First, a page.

Having recently watched this programme on Channel 4, I must say I was pleasantly surprised by how refreshing its content was. Whilst it is clear there is still some way to go in terms of research and understanding of autism, it nonetheless provided some inciteful points:
1. The spectrum is not a continuum ranging from mild to severe
It was pleasing to see the programme acknowledge this, as so many people still believe ASD forms one straight continuum. This belief, itself, can potentially be harmful as it implies that if one is on the ‘milder’ side of the spectrum, that they have less difficulties to deal with. I believe this misconception has caused many people’s issues to be overlooked.
2. They used autistic experts!
I loved how the presenters were autistic themselves. It wasn’t just any presenter stating lots of ‘facts’ about the topic; they have actually experienced the differences they are speaking about. Furthermore, the fact that they included opinions and experiences of other autistic individuals really helped to educate the viewer. They were able to convey some of the issues individuals on the spectrum face on a daily basis whilst also challenging those ‘Rain Man’ misconceptions.
3. They acknowledged a missing generation
Anna Richardson described this as ‘a scandal’ and I have to say, I fully agree. Its such as shame that so many people go through life feeling so different or having mental health issues. Yes, they will probably still feel these things but to be able to explain why they feel that way may provide some reassurance.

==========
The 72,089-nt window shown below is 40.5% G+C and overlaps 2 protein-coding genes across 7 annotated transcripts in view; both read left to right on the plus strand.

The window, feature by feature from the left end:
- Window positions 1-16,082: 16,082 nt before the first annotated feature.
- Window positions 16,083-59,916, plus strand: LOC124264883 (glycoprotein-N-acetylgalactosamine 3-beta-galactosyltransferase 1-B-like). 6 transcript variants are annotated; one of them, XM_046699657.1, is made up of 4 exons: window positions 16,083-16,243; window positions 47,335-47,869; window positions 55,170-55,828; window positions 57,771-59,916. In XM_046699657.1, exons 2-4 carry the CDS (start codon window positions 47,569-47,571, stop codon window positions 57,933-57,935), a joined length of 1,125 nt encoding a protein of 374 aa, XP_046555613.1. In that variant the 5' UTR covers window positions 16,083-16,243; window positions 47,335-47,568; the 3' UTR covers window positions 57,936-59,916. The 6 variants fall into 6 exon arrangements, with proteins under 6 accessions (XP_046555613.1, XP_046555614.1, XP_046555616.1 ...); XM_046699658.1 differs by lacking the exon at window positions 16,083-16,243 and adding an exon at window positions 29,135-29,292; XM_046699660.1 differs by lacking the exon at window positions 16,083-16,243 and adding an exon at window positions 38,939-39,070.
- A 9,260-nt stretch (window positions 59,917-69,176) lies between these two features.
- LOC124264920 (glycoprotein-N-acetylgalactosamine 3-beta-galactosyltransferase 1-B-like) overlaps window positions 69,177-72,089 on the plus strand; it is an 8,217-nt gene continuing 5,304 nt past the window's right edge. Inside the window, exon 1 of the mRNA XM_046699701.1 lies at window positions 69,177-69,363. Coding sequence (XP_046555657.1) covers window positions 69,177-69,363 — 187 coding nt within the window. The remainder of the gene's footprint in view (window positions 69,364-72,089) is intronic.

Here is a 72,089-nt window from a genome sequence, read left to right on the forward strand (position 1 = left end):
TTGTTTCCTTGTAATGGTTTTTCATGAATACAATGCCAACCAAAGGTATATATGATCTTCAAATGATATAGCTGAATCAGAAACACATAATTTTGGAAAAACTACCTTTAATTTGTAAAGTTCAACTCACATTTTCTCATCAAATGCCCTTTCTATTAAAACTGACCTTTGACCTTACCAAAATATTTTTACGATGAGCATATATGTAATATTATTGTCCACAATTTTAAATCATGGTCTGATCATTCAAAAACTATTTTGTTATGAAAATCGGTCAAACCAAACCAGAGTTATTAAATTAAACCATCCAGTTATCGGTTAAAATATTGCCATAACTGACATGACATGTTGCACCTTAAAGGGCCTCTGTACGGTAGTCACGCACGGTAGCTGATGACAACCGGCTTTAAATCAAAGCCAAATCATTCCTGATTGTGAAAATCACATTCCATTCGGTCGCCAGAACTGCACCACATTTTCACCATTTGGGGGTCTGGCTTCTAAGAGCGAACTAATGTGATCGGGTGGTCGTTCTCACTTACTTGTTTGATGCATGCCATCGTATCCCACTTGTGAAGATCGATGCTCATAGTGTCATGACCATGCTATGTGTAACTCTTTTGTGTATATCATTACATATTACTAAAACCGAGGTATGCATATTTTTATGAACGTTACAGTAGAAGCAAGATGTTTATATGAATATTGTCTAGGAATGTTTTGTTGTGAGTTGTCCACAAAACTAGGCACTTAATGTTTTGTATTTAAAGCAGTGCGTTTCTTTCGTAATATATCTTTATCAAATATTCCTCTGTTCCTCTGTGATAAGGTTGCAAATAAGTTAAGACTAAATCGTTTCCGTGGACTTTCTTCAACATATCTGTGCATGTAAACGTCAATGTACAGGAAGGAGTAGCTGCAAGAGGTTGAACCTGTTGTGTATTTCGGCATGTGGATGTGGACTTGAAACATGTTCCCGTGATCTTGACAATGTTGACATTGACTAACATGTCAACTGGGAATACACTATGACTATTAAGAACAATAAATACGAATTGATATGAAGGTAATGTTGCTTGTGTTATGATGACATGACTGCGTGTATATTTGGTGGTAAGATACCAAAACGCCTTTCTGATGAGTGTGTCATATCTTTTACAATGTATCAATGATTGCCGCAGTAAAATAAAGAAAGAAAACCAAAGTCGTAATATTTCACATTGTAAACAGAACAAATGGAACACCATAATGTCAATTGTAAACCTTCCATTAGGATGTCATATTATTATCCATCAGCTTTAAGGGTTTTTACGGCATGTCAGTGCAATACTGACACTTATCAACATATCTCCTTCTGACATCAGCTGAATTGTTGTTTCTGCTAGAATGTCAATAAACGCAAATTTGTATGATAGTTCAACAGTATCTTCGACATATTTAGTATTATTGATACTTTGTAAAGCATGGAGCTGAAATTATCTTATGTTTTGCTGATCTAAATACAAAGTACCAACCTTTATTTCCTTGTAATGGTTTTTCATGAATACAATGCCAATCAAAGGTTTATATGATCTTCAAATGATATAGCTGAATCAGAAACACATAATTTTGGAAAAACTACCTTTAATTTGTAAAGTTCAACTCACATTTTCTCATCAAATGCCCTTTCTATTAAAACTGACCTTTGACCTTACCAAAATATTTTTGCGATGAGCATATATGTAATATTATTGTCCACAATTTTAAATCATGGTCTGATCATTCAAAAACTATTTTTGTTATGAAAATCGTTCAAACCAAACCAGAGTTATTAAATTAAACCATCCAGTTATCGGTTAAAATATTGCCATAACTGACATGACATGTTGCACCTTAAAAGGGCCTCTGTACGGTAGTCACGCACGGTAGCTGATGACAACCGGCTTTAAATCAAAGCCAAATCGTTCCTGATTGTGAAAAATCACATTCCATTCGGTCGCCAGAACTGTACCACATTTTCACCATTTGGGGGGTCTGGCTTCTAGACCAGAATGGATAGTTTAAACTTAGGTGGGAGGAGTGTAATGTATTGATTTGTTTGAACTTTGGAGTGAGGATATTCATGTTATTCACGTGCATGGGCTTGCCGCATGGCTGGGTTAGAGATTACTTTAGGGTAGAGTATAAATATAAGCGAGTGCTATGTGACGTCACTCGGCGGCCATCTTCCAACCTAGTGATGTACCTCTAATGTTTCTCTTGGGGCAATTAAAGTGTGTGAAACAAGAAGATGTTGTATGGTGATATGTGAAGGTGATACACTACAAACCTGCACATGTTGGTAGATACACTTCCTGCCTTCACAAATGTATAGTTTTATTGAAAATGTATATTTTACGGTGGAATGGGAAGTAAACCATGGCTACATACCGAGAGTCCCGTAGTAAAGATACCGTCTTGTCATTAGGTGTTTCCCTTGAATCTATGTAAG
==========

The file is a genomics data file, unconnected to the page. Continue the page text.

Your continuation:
4. How many more females are on the spectrum?
Although it recognised that there is, without a doubt, a lost generation, it was great to see them raising the question of females on the spectrum, particularly the fact that they can present themselves differently to males with ASD. This was highlighted particularly well, in my opinion as, again, it has always seemed to be male-dominated.
5. They challenged the Rain Man myth
I absolutely loved the fact that the differences some of the autistic individuals displayed were invisible. I just feel that it is these people who are more misunderstood than those who display clear signs or ‘recognisable behaviours’. It really challenged the myth of people with ASD acting a certain way or of being able to do certain extraordinary things. The fact is, someone with autism can present just like anybody else; we absolutely need to be more aware and accepting of this. The fact that we were introduced to two individuals who have ‘fallen through the net’, demonstrates how individuals can display less obvious signs of ASD.
Anyway, these were just some of the thoughts I had whilst watching and whether correct or not, overall, I am pleased they are highlighting some of the often overlooked issues associated with autism.
Photo courtesy of Channel 4